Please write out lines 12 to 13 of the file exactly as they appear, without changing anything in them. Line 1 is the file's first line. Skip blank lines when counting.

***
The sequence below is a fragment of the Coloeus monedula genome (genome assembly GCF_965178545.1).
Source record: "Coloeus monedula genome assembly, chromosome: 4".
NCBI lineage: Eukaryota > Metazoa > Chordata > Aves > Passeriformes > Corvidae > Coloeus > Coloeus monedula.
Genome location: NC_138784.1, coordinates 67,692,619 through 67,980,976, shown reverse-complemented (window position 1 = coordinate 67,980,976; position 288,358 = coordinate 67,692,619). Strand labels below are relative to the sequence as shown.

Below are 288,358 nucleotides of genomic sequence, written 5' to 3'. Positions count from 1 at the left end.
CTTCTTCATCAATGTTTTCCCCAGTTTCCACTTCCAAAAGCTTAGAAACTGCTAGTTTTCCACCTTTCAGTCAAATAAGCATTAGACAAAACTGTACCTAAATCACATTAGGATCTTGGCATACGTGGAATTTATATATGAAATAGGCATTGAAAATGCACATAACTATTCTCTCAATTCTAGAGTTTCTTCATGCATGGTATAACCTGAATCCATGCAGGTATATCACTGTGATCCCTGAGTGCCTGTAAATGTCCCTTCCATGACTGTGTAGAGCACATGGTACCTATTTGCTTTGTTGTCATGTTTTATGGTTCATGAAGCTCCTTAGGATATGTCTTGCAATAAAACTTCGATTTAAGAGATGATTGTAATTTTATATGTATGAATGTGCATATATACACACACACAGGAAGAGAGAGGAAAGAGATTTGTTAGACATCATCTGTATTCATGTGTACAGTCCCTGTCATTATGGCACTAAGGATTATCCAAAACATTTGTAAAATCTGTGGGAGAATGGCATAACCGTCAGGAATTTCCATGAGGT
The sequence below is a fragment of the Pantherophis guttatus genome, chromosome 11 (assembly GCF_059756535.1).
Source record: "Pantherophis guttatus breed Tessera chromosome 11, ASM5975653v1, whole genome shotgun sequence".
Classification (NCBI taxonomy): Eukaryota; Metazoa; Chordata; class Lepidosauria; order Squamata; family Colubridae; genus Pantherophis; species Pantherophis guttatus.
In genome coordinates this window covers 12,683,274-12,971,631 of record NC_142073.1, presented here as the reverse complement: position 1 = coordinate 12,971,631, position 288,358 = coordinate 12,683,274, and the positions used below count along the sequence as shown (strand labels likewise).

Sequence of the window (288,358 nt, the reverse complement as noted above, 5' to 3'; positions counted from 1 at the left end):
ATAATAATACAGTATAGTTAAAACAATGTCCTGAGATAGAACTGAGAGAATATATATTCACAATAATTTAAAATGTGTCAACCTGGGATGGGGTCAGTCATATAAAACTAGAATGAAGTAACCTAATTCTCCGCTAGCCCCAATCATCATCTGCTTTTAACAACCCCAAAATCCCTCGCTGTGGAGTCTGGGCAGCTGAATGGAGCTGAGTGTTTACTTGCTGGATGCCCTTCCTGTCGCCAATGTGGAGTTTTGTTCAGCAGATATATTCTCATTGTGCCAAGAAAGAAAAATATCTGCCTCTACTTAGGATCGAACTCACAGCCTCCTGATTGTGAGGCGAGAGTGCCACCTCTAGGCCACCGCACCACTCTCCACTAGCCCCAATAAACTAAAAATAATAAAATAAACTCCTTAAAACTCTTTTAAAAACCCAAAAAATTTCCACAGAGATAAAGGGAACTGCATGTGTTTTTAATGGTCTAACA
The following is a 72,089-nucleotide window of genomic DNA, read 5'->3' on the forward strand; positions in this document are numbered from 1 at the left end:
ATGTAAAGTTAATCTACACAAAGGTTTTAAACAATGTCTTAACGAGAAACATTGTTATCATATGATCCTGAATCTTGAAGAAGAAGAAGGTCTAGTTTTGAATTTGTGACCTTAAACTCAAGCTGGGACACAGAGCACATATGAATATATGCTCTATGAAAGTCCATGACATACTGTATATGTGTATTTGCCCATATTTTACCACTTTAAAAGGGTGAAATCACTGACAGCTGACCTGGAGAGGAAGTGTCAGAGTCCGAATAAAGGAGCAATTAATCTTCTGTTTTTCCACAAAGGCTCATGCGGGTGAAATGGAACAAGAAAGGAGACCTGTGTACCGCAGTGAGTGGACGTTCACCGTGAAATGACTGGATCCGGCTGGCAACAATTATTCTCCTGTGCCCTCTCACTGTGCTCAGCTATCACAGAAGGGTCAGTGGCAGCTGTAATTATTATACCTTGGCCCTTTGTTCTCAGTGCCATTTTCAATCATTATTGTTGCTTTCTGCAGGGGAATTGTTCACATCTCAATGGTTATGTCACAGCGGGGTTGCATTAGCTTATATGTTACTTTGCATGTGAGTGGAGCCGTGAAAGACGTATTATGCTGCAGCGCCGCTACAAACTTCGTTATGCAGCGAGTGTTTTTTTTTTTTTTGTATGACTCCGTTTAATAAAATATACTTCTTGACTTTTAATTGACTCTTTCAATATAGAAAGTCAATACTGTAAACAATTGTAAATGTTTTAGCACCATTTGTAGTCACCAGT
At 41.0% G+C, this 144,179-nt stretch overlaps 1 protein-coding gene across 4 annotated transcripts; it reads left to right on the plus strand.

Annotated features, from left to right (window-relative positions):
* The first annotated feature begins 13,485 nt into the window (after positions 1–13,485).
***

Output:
ATAATAATACAGTATAGTTAAAACAATGTCCTGAGATAGAACTGAGAGAATATATATTCACAATAATTTAAAATGTGTCAACCTGGGATGGGGTCAGTCATATAAAACTAGAATGAAGTAACCTAATTCTCCGCTAGCCCCAATCATCATCTGCTTTTAACAACCCCAAAATCCCTCGCTGTGGAGTCTGGGCAGCTGAATGGAGCTGAGTGTTTACTTGCTGGATGCCCTTCCTGTCGCCAATGTGGAGTTTTGTTCAGCAGATATATTCTCATTGTGCCAAGAAAGAAAAATATCTGCCTCTACTTAGGATCGAACTCACAGCCTCCTGATTGTGAGGCGAGAGTGCCACCTCTAGGCCACCGCACCACTCTCCACTAGCCCCAATAAACTAAAAATAATAAAATAAACTCCTTAAAACTCTTTTAAAAACCCAAAAAATTTCCACAGAGATAAAGGGAACTGCATGTGTTTTTAATGGTCTAACA
The following is a 72,089-nucleotide window of genomic DNA, read 5'->3' on the forward strand; positions in this document are numbered from 1 at the left end: